Market and Model

Expect to pay around £500 more for this saloon body shape than you'd have to find for a conventional Civic five-door hatch. That means pricing which starts at around £19,400 for the entry-level 'SE' version of this model powered by the brand's 1.0-litre 129PS VTEC Turbo petrol engine. There are also 'SR' and 'EX' trim levels further up the range and for £1,400 more, you can have the CVT auto gearbox that a lot of Civic four door buyers will probably want. The other engine on offer, the 1.6i-DTEC diesel, requires a £1,400 premium over the petrol unit, so starts at just under £21,000. Again, there's the same choice of manual or auto transmission. Key safety inclusions across the range run to a 'Collision Mitigating Braking System' that brakes the car to avoid an accident. Plus a 'Forward Collision' set-up that warns you of oncoming hazards. And 'Lane Departure Warning', 'Road Departure Warning' and 'Lane Keeping Assist' features that'll keep you from veering away from where you should be on the road. There's 'Traffic Sign Recognition' that reads speeds signs as you pass and displays them on the dash, this set-up then working with an 'Intelligent Speed Assistance' system that can automatically set your speed to match the prevailing limit.

Cost of Ownership

Civic four door buyers get two class-competitive petrol engines when it comes to running costs. The brand claims that the 1.0 VTEC TURBO petrol unit can match the best of the competition when it comes to fuel and CO2 returns. Expect 58.9mpg on the combined cycle and 110g/km of CO2 from the manual version. The 1.6 i-DTEC diesel unit offers a competitive package in this regard too, with a combined cycle economy showing of 83.1mpg and CO2 returns of 91g/km. Whatever engine you choose, you'll do slightly better efficiency-wise with the CVT auto gearbox. On to the warranty, a three year/90,000 mile deal, which is a bit better than most rivals who tend to offer guarantees limited to 60,000 miles. There's also a fixed-price comprehensive aftercare package called 'Five' which includes five years' servicing, five years' warranty and five years' roadside assist. Residual values have always been a Civic strongpoint.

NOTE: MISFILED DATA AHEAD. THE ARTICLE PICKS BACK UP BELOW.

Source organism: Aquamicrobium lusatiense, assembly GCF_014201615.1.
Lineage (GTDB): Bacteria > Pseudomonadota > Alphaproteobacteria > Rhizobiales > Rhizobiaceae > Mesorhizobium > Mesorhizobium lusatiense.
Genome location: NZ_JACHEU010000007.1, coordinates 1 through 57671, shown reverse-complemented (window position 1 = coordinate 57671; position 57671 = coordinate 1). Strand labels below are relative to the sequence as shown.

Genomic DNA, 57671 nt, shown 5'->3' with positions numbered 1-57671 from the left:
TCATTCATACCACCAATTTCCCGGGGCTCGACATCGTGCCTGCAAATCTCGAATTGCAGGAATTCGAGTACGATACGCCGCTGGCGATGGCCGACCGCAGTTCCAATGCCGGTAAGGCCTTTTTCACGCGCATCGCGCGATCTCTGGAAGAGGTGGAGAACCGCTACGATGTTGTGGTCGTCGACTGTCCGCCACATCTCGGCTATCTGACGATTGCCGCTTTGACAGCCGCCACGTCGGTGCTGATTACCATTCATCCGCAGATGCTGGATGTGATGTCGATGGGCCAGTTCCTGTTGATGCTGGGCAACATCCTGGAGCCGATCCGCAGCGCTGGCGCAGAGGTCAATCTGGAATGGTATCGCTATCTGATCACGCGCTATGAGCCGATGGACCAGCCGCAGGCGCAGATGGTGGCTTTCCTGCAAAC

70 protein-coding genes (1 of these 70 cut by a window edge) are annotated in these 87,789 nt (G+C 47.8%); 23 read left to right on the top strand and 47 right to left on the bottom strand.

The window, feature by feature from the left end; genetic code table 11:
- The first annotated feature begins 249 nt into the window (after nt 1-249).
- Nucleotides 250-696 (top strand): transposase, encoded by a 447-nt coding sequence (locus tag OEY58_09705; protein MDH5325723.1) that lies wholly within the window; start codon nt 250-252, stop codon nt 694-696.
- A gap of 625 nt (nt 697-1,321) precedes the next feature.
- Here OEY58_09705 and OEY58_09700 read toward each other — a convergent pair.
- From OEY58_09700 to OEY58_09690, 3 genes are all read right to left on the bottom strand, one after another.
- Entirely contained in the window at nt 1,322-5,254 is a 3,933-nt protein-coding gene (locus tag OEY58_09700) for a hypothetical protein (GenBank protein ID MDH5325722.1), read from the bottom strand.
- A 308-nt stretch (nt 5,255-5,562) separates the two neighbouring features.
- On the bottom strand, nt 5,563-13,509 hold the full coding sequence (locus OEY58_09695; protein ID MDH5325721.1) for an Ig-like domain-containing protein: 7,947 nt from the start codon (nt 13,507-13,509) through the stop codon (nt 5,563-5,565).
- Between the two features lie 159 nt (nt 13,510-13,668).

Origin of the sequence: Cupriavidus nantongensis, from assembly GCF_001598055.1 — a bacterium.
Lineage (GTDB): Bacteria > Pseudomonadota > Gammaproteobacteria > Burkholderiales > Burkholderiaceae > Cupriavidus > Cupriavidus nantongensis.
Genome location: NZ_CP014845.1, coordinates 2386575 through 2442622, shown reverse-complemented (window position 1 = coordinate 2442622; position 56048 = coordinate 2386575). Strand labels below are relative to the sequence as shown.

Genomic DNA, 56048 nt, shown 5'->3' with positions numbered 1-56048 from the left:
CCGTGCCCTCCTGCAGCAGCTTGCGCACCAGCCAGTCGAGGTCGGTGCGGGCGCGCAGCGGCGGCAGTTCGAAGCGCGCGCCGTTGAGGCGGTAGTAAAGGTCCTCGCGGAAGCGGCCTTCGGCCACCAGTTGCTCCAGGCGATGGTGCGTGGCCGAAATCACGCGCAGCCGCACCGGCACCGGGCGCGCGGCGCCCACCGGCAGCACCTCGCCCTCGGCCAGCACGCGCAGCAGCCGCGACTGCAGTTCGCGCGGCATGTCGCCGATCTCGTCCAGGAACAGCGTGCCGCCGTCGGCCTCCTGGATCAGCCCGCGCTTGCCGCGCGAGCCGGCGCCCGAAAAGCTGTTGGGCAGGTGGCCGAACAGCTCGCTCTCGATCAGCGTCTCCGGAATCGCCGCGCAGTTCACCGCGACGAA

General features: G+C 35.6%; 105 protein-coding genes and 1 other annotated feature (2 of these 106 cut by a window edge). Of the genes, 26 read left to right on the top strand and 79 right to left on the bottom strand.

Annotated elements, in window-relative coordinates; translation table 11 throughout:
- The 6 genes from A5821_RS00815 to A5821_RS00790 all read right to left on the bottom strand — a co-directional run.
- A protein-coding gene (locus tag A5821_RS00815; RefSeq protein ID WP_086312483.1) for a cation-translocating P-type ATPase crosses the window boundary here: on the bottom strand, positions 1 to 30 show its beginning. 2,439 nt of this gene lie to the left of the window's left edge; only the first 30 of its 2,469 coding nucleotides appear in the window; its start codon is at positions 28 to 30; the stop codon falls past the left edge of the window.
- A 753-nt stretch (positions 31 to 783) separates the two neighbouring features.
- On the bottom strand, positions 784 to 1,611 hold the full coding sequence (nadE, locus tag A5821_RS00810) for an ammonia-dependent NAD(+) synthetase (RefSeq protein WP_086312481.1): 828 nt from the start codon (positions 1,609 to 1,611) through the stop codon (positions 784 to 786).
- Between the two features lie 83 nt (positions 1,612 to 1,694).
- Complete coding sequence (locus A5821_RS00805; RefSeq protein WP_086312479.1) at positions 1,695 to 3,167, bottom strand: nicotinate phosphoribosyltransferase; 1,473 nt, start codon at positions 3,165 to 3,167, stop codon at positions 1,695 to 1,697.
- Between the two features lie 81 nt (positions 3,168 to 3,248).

Summary

Though we'd have preferred to have seen the return of the Accord, we welcome this four door Civic body style as the next best thing. The bigger size that the Civic has grown to in its tenth generation guise makes this three-box model basically as big as a Mondeo-segment car inside, yet it offers a useful saving on models like that - and will be more cost-effective to run. A lot of boxes have been ticked then - and it's clear that Honda has also worked hard to maintain a characterful approach in this segment. Add in British build quality, a great driving position and strong standards of safety and media connectivity and you've got a potentially very appealing package.

Honda Civic four-door review by Jonathan Crouch

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Overview

Car review: Honda Civic four-door
Manufacturer:Honda
Model:Honda Civic four-door
Category:Compact Saloons
Rating:8 out of 10

Gallery

Car review: Honda Civic four-door
Car review: Honda Civic four-door
Car review: Honda Civic four-door

Scores

Performace:
70%
Handling:
80%
Comfort:
70%
Space:
80%
Styling:
80%
Build:
80%
Value:
70%
Equipment:
70%
Economy:
80%
Depreciation:
80%
Performace:
70%
Total:
75%